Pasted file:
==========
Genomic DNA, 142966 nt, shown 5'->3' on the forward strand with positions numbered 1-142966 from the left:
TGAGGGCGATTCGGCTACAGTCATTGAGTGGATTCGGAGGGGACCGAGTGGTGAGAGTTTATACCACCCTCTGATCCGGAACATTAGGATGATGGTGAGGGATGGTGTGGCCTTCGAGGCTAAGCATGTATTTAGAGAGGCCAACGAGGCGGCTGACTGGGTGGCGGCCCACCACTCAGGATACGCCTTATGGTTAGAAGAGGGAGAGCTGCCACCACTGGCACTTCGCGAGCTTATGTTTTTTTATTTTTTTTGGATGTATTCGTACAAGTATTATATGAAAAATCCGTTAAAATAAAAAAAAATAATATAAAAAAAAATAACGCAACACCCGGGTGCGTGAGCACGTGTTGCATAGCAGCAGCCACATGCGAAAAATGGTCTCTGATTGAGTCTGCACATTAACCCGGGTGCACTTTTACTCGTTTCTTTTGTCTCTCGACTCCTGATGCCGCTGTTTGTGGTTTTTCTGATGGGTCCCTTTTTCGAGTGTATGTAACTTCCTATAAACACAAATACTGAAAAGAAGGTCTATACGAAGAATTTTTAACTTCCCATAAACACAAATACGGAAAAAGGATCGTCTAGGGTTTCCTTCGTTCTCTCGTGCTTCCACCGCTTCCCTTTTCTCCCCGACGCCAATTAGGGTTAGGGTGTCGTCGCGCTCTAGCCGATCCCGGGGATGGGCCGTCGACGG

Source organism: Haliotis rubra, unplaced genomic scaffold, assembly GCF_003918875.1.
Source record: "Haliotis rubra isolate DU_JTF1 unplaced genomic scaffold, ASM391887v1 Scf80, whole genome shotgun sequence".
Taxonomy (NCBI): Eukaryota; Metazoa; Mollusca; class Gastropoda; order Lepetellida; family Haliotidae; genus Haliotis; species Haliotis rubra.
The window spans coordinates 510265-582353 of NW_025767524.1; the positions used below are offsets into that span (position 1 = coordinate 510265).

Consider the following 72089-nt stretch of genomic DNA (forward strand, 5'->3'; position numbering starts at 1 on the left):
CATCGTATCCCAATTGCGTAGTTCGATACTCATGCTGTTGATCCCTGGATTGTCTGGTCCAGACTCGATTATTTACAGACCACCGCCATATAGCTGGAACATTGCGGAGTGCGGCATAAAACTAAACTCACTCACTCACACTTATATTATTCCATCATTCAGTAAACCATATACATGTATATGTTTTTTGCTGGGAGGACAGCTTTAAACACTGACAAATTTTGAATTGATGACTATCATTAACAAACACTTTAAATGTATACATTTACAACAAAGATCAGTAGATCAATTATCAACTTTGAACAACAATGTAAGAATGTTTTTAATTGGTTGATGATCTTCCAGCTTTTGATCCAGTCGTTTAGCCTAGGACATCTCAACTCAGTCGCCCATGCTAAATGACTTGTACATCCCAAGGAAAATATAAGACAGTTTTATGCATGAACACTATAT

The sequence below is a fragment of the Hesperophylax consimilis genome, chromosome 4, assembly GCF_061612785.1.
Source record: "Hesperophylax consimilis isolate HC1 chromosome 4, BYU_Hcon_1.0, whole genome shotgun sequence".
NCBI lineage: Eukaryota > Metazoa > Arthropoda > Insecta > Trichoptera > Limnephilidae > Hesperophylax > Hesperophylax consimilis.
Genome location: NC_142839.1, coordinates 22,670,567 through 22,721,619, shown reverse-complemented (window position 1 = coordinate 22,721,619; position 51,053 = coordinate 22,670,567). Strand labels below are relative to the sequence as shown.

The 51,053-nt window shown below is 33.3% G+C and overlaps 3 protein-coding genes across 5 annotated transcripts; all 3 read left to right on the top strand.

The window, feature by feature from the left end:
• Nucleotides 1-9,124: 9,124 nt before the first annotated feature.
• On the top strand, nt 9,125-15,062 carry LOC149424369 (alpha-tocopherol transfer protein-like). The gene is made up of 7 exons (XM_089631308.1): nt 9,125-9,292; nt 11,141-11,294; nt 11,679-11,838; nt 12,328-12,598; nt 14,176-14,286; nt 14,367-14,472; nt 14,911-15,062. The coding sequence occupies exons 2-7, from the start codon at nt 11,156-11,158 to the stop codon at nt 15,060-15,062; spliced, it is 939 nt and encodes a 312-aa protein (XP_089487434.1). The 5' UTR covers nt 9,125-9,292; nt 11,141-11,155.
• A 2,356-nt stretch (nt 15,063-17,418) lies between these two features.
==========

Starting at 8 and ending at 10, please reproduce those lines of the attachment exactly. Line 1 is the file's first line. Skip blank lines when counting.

CATCGTATCCCAATTGCGTAGTTCGATACTCATGCTGTTGATCCCTGGATTGTCTGGTCCAGACTCGATTATTTACAGACCACCGCCATATAGCTGGAACATTGCGGAGTGCGGCATAAAACTAAACTCACTCACTCACACTTATATTATTCCATCATTCAGTAAACCATATACATGTATATGTTTTTTGCTGGGAGGACAGCTTTAAACACTGACAAATTTTGAATTGATGACTATCATTAACAAACACTTTAAATGTATACATTTACAACAAAGATCAGTAGATCAATTATCAACTTTGAACAACAATGTAAGAATGTTTTTAATTGGTTGATGATCTTCCAGCTTTTGATCCAGTCGTTTAGCCTAGGACATCTCAACTCAGTCGCCCATGCTAAATGACTTGTACATCCCAAGGAAAATATAAGACAGTTTTATGCATGAACACTATAT

The sequence below is a fragment of the Hesperophylax consimilis genome, chromosome 4, assembly GCF_061612785.1.
Source record: "Hesperophylax consimilis isolate HC1 chromosome 4, BYU_Hcon_1.0, whole genome shotgun sequence".